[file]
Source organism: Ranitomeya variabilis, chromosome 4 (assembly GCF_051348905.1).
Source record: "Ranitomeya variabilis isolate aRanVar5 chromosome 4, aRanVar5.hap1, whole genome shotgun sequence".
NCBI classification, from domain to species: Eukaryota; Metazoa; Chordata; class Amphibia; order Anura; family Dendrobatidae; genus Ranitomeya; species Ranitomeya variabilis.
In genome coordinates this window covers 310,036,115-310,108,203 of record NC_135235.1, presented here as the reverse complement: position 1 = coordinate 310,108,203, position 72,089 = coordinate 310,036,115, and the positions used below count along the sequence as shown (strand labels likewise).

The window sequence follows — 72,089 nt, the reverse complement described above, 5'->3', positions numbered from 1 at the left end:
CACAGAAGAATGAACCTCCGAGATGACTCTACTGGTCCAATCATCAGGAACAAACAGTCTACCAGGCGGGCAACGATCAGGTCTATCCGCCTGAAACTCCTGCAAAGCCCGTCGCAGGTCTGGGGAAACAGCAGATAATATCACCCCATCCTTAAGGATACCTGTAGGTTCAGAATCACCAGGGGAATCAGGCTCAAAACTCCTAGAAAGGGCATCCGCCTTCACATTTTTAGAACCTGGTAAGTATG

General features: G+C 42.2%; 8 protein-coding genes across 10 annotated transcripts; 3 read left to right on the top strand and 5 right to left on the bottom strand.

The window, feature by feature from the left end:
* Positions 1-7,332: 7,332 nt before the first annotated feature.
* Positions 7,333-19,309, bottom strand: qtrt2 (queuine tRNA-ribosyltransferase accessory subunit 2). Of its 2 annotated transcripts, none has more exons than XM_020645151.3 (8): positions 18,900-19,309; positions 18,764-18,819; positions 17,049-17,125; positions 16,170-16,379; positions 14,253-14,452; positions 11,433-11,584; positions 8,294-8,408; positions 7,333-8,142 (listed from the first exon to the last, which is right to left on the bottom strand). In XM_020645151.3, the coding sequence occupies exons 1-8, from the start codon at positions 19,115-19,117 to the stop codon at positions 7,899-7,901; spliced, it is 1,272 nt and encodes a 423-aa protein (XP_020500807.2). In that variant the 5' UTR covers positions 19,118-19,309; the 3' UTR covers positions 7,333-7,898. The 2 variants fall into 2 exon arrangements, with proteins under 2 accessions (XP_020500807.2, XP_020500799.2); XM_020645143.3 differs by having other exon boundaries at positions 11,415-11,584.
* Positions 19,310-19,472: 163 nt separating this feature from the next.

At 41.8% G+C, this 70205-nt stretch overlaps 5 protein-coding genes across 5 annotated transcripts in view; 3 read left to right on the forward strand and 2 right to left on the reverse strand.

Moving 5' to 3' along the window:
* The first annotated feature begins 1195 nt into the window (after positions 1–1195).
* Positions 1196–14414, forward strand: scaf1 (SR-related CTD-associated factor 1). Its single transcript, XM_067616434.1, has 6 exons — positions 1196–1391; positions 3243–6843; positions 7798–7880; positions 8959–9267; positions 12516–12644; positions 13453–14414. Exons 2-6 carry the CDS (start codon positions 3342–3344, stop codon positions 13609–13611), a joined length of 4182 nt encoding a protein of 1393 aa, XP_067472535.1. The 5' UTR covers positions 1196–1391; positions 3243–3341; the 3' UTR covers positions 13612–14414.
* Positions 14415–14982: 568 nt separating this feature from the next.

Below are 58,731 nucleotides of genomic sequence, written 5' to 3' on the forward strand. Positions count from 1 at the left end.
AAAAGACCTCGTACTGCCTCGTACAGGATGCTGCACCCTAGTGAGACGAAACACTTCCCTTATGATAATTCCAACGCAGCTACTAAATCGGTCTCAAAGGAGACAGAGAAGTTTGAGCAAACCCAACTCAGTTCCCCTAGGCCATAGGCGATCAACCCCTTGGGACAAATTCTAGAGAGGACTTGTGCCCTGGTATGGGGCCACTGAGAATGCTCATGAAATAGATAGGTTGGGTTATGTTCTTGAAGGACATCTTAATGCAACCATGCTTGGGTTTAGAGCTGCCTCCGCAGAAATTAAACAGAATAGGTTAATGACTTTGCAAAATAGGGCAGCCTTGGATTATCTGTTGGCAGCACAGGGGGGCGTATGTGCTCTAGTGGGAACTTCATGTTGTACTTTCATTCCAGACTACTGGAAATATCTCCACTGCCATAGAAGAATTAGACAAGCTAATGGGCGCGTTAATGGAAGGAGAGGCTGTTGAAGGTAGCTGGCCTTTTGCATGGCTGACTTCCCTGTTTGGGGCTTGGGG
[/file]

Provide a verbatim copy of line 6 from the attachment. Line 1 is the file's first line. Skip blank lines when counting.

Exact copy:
CACAGAAGAATGAACCTCCGAGATGACTCTACTGGTCCAATCATCAGGAACAAACAGTCTACCAGGCGGGCAACGATCAGGTCTATCCGCCTGAAACTCCTGCAAAGCCCGTCGCAGGTCTGGGGAAACAGCAGATAATATCACCCCATCCTTAAGGATACCTGTAGGTTCAGAATCACCAGGGGAATCAGGCTCAAAACTCCTAGAAAGGGCATCCGCCTTCACATTTTTAGAACCTGGTAAGTATG